In which a librarian delves into the literary world of graphic novels and comic books.
Graphic novels are becoming more and more popular in library collections for adults, teens, and kids. Adults, I’ve noticed, struggle with appreciating graphic novels. They have a tendency to hear the term “graphic novels” and picture 50 Shade of Gray. If you bring up “comic books” they assume it’s all Marvel or DC Comics caped crusaders spouting rehashed dialogue in runaway, over-complicated story lines. This assumption about comic books isn’t always mistaken, how much character development can you get out of an indestructible alien who is faster than a speeding bullet and can leap tall buildings with a single bound?
But there is a thrilling breed of graphic novel/comic out there, a literary one where story lines and characters are dynamic and powerful as well as entertaining. There are so many titles, writers, and artists that I can’t wait to explore in this new segment of Fine Print. The first author I’d like to highlight is an author whose career I have followed since the late 1990’s : Mike Carey. Now this post is definitely not meant to be an exhaustive over view of Carey’s work. We have a number of his comic books and novels in our collection. I’m just touching on some of the most accessible and most popular work he has published in an effort to get you, the reader, interested in comic books.
Carey’s latest work is a fantastic and unique zombie thriller, and a novel rather than comic book, called The Girl With All the Gifts. It is a great introduction to his writing style and story structure and a fantastic way to start reading a comic book author without reading a comic book. The Girl with All the Gifts is the Books and Brewskis’ book club pick for July and is being made into a movie starring Glenn Close which will be released to theaters September 23rd, 2016.
Carey’s literary focus doesn’t stop at writing gripping fiction. His original comic book series entitled Unwritten deals with Tom Taylor, misanthrope and son of a wildly successful missing youth fantasy writer. As Tom, a writer in his own right, begins to investigate what happened to his father, his identity becomes more and more malleable and tied to his fathers fictional protagonist; Tommy Taylor.
Mike Carey, in an interview with Nicholas Yanes from scifipulse.net, said that:
“The most important reference point is the autobiography of Christopher Milne – who is famous as the Christopher Robin of the Winnie the Pooh books. Milne grew up feeling that his father had stolen his childhood from him, turned a profit from it and then given it back to him in a form he couldn’t use. Our Tom is very much in that situation when we first meet him, although we take his identity crisis a fair bit further than that.”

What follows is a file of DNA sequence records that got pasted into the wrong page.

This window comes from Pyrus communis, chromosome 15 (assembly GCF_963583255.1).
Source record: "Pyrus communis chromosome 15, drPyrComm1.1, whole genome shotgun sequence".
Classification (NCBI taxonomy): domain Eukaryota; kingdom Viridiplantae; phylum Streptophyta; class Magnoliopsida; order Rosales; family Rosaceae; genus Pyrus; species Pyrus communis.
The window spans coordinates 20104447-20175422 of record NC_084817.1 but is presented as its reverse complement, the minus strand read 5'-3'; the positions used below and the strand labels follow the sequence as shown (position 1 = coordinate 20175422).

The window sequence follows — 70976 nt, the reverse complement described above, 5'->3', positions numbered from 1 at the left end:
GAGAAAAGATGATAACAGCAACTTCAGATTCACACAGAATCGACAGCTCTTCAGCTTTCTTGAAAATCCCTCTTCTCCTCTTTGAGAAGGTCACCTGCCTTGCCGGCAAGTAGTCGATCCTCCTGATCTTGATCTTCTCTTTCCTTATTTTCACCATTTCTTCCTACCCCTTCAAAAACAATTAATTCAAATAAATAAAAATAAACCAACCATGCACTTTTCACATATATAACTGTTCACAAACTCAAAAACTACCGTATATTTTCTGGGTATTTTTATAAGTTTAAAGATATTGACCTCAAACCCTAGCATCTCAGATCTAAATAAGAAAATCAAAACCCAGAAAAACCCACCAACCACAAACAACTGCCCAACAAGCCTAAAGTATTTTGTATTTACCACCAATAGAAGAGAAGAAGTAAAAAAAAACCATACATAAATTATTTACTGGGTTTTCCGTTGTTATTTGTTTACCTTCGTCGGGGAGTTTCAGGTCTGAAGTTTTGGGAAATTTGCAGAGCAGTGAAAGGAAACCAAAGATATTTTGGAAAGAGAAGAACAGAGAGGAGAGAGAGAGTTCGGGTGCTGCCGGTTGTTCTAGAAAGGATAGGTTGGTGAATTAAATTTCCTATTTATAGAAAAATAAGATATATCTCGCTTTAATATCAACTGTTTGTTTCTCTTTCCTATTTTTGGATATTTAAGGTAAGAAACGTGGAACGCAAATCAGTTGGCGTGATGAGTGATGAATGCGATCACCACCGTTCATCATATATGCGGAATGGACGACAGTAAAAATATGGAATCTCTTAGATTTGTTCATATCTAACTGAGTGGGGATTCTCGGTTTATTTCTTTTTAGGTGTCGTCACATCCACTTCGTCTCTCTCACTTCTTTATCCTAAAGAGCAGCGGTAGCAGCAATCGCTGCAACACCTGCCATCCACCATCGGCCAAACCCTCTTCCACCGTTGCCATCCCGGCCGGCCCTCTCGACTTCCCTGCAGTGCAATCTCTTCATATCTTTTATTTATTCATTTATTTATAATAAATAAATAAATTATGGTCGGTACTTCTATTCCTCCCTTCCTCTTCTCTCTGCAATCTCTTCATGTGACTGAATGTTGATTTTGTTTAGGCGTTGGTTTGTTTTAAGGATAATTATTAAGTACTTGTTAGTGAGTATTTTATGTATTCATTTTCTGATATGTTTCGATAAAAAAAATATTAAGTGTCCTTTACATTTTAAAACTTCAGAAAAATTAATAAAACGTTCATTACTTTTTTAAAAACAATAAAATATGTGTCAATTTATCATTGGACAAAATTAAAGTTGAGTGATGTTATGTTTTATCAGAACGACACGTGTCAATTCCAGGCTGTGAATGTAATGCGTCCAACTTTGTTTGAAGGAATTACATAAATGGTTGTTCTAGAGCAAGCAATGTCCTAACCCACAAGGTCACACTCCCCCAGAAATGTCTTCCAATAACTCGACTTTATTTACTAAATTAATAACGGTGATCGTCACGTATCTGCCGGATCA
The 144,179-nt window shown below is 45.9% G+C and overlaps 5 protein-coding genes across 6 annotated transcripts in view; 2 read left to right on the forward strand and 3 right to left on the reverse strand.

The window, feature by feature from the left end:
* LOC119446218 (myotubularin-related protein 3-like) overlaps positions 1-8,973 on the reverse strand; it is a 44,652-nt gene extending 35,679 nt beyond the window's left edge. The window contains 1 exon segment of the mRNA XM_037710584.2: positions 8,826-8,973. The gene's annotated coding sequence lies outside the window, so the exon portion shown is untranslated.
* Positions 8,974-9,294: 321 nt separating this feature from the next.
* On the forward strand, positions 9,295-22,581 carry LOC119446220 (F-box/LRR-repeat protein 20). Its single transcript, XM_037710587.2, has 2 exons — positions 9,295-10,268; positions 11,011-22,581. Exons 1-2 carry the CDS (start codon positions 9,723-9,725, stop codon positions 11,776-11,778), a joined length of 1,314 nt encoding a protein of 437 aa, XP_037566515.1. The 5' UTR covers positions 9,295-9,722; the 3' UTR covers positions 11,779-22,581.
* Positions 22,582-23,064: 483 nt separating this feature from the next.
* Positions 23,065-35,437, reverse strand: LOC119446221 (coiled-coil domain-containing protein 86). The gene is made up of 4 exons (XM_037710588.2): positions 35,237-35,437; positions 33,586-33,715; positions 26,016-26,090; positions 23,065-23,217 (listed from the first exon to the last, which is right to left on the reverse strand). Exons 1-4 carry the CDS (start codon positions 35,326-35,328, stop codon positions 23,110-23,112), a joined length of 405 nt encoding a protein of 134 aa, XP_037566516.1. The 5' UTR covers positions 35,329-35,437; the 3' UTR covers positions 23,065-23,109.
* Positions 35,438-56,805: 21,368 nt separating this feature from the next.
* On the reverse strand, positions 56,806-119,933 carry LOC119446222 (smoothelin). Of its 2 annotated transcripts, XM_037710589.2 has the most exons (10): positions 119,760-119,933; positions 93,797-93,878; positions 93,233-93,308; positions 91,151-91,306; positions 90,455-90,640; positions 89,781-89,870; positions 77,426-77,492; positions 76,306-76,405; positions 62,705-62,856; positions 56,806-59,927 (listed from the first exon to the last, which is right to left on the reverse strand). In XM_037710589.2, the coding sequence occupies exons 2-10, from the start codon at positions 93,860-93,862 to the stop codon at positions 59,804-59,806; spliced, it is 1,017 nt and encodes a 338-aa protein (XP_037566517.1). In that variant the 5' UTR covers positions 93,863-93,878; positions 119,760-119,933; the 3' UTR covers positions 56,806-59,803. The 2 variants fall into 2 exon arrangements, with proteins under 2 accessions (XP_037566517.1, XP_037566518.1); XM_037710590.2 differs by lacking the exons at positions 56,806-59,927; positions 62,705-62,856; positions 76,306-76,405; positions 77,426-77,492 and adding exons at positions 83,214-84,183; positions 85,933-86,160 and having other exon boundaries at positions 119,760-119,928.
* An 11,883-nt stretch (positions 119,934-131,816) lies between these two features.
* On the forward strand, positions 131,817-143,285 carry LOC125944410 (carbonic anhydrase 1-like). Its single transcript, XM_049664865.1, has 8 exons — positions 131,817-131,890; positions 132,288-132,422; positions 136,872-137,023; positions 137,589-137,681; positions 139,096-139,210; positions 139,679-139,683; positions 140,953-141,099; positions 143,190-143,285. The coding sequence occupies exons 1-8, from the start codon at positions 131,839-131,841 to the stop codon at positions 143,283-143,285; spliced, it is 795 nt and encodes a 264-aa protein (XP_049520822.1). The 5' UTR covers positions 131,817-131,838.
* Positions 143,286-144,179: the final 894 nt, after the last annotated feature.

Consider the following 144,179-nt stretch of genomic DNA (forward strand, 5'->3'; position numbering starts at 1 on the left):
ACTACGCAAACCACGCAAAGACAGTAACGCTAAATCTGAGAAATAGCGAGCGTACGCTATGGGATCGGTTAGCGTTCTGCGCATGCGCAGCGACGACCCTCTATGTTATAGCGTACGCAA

Carey may be best known for his series Lucifer, a spin off of Neil Gaiman’s The Sandman series published through DC’s Vertigo comics. The premise is the Judaeo-Christian Devil has retired as King of Hell to run a cabaret in Los Angeles. In the Sandman story “Season of Mists”, Lucifer expels all demons and damned souls from Hell before locking Hell’s gates and handing over the key to Hell to Dream of the Endless, the title character of the Sandman series. Eventually, Hell is turned over by God to two Angels to run, Duma (the angel of silence) and Remiel (“set over those who rise”).
(Gaiman insisted that Lucifer be drawn to look like David Bowie, I think he nailed it)
But you do not need to be familiar with the Sandman series to enjoy Lucifer, you just need to know a little bit about western mythology. The gods, demons, and other divinities that exist in other faiths are vital to the story line. Lucifer, as an apostate of Heaven, is able to travel through different realms and work with and manipulate the powerful creatures of each realm, including his brothers in Heaven, to get to what he wants.
What does he want? He wants to show the Host the folly of worship and blind obedience. Lucifer’s personality is not “evil” as most would view evil, but rather he is driven by his own free will and desire for complete freedom. Lucifer makes it a point of always being honest, but in a way that is still manipulative in true devilish fashion. This personality quirk makes for some excellent twists and turns set to the backdrop of a very complex mythological universe. Mike Carey said this about the character;
“We play safe. Most of us do, most of the time… but Lucifer doesn’t know the meaning of safe, and he never bothers to look down at the tramlines. He goes wherever the hell he likes, picks his fights where he finds them and generally wins… following [his] own will and [his] own instincts to the very end of the line, no matter what the obstacles are.“